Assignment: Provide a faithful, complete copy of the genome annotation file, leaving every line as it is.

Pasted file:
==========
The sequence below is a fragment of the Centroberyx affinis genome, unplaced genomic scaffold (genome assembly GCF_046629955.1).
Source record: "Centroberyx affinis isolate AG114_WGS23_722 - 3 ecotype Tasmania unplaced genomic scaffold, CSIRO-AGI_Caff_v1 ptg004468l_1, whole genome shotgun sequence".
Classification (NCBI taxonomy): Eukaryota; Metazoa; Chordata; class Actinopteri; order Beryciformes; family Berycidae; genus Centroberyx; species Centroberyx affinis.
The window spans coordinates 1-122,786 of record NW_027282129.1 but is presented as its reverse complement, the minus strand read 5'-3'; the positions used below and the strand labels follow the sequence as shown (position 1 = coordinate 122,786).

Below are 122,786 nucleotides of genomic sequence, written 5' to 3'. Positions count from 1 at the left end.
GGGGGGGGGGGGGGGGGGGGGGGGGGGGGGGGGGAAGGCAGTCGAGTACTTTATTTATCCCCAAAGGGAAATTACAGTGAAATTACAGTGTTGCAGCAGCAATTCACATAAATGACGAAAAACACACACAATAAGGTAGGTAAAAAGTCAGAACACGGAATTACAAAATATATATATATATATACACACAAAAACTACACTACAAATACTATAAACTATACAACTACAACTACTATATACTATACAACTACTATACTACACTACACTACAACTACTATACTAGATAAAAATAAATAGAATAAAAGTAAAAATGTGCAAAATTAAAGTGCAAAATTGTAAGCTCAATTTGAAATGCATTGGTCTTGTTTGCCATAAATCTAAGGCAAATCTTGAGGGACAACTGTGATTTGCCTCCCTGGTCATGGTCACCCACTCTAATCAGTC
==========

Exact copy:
The sequence below is a fragment of the Centroberyx affinis genome, unplaced genomic scaffold (genome assembly GCF_046629955.1).
Source record: "Centroberyx affinis isolate AG114_WGS23_722 - 3 ecotype Tasmania unplaced genomic scaffold, CSIRO-AGI_Caff_v1 ptg004468l_1, whole genome shotgun sequence".
Classification (NCBI taxonomy): Eukaryota; Metazoa; Chordata; class Actinopteri; order Beryciformes; family Berycidae; genus Centroberyx; species Centroberyx affinis.
The window spans coordinates 1-122,786 of record NW_027282129.1 but is presented as its reverse complement, the minus strand read 5'-3'; the positions used below and the strand labels follow the sequence as shown (position 1 = coordinate 122,786).

Below are 122,786 nucleotides of genomic sequence, written 5' to 3'. Positions count from 1 at the left end.
GGGGGGGGGGGGGGGGGGGGGGGGGGGGGGGGGGAAGGCAGTCGAGTACTTTATTTATCCCCAAAGGGAAATTACAGTGAAATTACAGTGTTGCAGCAGCAATTCACATAAATGACGAAAAACACACACAATAAGGTAGGTAAAAAGTCAGAACACGGAATTACAAAATATATATATATATATACACACAAAAACTACACTACAAATACTATAAACTATACAACTACAACTACTATATACTATACAACTACTATACTACACTACACTACAACTACTATACTAGATAAAAATAAATAGAATAAAAGTAAAAATGTGCAAAATTAAAGTGCAAAATTGTAAGCTCAATTTGAAATGCATTGGTCTTGTTTGCCATAAATCTAAGGCAAATCTTGAGGGACAACTGTGATTTGCCTCCCTGGTCATGGTCACCCACTCTAATCAGTC